Not Just Wishful Thinking: Getting Rid of Plastic Waste
Warning: this article describes how to get rid of plastic — not so we can buy more, but in order to eliminate it as best we can.
Using plastic remains hazardous to our planet, especially all marine life. According to an article in a late October issue of Advanced Science News, Earth has now accumulated more than 8.3 billion tons of plastic. Polyethylene, a form of plastic, accounts for a third of all plastic use, from food and medical packaging to construction material and water pipes.
There are at least two processes for eliminating plastic, though both are still in exploratory stages and can only eliminate a small percentage. But it’s a beginning. Meanwhile, we all should try our best not to buy plastic.
We have known of ways to upcycle plastic (creating new products from old) for some time, but those methods were costly and energy intensive. In fact, it has traditionally been cheaper to produce more plastic than to recycle it. According to The Economist, over 91% of plastic has never been recycled, despite what you think may happen when you dutifully put it in your recycling bin.
Unfortunately, the same characteristics that make plastic useful and resilient are the same ones that inhibit it from decomposing. Since plastics are made by stringing together carbon-based molecules to create polymer chains, they are difficult to alter for future use. Conversion typically required solvents and temperatures between 500-1,000° to break down the polyethylene. Even then, what remained could only be used for lower-value items like plastic lumber.
Two researchers, Susannah Scott and Mahdi Abu-Omar from the University of California at Santa Barbara, recently developed a new catalytic method that simplifies the steps. It uses hydrogen to cut the bonds that hold the carbon molecules together and break them into smaller pieces. This process is used repeatedly, which then turns the polymer into a liquid.
The majority of the molecules in this liquid are alkylbenzenes (alkylaromatic molecules), which can be used for detergents, paints and pharmaceuticals. Abu-Omar, in an article in Science last year, was quoted as saying, “This is an example of having a second use, where we could make these raw materials more efficiently and with better environmental impact than making them from petroleum…” As a result, plastic waste becomes a raw material for new products.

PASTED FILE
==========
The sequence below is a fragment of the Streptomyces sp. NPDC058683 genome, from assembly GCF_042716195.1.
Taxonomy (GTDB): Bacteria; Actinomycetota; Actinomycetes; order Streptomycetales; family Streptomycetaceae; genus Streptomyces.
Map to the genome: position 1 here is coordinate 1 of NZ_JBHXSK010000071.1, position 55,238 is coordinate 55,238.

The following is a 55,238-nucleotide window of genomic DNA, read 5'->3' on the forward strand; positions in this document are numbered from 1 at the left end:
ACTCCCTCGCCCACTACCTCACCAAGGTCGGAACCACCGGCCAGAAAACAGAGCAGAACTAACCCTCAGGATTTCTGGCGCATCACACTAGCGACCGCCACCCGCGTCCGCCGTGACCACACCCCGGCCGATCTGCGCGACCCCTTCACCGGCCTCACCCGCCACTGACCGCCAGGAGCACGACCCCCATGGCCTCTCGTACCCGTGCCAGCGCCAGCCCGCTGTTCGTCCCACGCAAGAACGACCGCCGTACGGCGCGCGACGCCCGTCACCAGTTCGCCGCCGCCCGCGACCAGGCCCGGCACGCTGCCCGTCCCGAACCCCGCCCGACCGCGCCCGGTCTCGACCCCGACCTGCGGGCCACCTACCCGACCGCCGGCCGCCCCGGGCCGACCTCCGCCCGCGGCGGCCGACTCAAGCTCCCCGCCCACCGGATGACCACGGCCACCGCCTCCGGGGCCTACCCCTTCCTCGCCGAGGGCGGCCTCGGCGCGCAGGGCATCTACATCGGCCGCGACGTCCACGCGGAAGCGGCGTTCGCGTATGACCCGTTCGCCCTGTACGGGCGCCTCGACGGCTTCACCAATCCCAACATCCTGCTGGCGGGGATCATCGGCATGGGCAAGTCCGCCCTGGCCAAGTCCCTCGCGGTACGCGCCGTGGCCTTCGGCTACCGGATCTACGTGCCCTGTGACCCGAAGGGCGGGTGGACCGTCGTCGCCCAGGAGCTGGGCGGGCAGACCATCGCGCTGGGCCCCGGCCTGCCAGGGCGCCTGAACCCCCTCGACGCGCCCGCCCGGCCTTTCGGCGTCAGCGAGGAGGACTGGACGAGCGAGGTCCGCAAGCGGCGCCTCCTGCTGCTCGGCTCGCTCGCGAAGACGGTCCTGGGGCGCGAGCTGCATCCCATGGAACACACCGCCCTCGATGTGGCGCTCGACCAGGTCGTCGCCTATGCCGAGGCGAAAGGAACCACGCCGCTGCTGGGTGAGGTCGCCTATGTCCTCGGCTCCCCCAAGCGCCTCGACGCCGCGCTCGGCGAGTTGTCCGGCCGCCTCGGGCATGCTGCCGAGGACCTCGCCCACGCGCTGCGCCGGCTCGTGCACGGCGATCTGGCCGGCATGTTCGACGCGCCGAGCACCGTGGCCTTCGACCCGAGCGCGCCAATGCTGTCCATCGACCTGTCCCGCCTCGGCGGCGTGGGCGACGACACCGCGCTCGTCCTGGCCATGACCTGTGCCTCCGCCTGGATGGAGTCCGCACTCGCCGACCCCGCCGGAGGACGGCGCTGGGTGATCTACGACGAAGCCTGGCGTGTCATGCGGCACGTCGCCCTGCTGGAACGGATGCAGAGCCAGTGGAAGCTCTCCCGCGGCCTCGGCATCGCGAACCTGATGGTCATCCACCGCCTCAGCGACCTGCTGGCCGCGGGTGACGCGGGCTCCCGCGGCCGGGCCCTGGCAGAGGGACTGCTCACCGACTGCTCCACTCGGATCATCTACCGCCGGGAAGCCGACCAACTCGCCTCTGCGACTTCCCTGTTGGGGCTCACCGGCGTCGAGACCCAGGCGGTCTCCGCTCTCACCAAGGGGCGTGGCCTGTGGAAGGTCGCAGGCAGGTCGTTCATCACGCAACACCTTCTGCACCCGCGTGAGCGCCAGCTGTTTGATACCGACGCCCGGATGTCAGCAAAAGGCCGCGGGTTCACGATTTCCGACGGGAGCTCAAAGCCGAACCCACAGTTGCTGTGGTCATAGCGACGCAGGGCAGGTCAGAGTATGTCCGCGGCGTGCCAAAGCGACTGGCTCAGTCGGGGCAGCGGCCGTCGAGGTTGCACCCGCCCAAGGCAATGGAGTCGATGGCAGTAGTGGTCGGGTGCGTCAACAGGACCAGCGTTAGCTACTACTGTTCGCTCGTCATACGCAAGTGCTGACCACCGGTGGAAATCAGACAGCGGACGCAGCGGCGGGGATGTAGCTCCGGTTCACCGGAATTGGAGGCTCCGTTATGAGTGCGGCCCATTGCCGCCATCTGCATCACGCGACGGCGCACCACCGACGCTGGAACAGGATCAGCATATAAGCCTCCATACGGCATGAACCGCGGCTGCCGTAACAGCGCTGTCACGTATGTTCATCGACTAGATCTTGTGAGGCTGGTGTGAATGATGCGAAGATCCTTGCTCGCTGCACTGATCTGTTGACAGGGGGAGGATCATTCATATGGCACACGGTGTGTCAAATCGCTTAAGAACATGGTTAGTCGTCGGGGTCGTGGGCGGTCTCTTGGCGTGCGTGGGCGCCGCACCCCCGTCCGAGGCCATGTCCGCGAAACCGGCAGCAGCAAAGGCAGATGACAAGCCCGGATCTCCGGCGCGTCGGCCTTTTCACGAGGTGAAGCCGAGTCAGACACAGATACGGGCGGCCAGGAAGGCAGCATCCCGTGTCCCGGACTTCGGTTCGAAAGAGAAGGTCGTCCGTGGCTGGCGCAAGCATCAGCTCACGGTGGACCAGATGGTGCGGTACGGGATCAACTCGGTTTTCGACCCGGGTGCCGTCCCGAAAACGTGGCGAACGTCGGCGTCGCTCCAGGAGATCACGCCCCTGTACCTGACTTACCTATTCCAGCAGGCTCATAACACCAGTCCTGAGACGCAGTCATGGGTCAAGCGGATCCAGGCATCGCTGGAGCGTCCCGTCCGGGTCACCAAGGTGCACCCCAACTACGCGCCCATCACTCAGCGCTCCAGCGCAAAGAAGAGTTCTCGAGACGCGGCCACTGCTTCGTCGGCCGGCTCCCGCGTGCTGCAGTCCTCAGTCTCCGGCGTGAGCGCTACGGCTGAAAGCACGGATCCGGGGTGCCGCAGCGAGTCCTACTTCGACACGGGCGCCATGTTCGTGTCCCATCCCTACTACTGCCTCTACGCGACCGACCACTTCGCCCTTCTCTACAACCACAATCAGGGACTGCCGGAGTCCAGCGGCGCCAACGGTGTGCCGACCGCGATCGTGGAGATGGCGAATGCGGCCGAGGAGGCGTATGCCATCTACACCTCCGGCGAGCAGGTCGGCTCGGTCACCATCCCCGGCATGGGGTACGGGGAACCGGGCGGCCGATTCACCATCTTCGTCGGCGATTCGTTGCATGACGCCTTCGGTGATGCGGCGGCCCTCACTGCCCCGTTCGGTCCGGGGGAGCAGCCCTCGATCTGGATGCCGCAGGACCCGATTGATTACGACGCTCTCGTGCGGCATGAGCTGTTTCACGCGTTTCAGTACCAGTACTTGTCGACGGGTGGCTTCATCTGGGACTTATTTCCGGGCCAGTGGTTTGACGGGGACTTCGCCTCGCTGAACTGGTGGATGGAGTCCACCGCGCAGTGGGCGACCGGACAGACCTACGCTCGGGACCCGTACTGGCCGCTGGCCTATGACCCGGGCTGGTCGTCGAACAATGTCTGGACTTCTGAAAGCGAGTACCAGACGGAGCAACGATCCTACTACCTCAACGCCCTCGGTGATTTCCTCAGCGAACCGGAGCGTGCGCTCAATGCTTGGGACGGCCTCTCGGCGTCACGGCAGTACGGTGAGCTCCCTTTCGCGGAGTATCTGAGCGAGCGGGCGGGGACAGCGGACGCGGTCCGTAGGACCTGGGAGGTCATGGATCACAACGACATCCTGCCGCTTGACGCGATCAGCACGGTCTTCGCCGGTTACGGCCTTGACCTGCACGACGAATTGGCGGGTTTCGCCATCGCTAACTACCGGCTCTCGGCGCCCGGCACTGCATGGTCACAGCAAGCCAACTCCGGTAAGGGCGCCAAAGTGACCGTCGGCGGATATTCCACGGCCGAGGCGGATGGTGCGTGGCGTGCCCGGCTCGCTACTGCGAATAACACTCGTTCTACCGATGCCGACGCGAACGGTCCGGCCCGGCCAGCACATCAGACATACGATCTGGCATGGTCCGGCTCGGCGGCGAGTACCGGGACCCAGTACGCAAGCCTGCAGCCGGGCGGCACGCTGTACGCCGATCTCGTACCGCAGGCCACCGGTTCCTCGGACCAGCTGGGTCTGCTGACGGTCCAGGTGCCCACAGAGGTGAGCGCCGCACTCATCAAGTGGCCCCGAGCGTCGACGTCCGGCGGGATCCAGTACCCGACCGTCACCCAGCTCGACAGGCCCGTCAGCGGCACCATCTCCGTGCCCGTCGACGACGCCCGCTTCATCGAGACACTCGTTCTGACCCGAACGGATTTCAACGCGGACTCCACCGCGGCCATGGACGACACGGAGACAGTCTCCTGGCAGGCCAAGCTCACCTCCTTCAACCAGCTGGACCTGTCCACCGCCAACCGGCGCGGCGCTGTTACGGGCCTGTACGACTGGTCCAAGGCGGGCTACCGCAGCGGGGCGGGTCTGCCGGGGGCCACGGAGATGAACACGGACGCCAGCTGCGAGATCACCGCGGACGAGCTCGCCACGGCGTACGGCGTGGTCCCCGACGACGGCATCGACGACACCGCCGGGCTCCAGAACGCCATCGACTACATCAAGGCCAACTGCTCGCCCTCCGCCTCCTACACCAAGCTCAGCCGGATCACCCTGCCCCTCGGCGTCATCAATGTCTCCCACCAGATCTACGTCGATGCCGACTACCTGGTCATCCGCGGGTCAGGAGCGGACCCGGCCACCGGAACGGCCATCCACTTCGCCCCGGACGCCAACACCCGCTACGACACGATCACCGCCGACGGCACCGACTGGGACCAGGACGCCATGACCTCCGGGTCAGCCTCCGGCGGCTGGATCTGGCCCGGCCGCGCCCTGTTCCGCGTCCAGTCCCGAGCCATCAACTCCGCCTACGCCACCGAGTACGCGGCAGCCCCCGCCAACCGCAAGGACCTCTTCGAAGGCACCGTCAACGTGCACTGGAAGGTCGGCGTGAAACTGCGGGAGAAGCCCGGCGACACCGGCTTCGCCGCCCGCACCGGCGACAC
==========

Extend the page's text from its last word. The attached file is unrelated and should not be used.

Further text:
Don’t worry; you don’t have to eat the plastic: The waxworm or bacteria will do that for you.
While waxworms (the caterpillar larvae of the wax moth) usually eat wax in beehives, they will also eat polyethylene, and have special microbes that excrete glycol after they’ve eaten plastic. At Brandon University in Manitoba, Canada last year, researchers found 60 waxworms could eat 30 square centimeters (nearly 12 inches) of a plastic bag in less than a week.
That’s good news, but it would take these worms centuries to eat all the plastic waste we produce. Hence, the researchers are trying to understand how the waxworm’s gut bacteria break down the plastic. With that discovery, they might be able to create tools to do the same thing.
Once waxworms become adults, they don’t eat, so the larvae consume enormous amounts so they can continue to survive. They only live a few days, long enough to reproduce and create more larvae.
Meanwhile, Japanese researchers have discovered bacteria that can digest plastic. The bacteria secrete an enzyme that splits some of the chemical bonds in the plastic so that they can absorb the smaller molecules of carbon as food. Researchers in different countries have been trying to understand the process to replicate it.
In the past, using bacteria to break down plastic has been difficult because of its complex makeup. Plastic contains semi-crystalline structures that are tightly packed and are therefore difficult for the enzymes to access. The Japanese “enhanced” bacteria work more efficiently. One worry is that if these bacteria are not controlled, they might attack unintended plastic hosts, like pipes or building materials. Once we open this Pandora’s box, we don’t know what could happen.
As creative as these ideas are, it is best if we can be creative in our shopping and buy as little plastic as possible. I try to buy yogurt in glass jars and lettuce and salad greens that aren’t prepackaged. In addition, I avoid strawberries when I can overcome the temptation and try to buy milk in glass containers when available.
Buying less plastic is the first step, but an important one.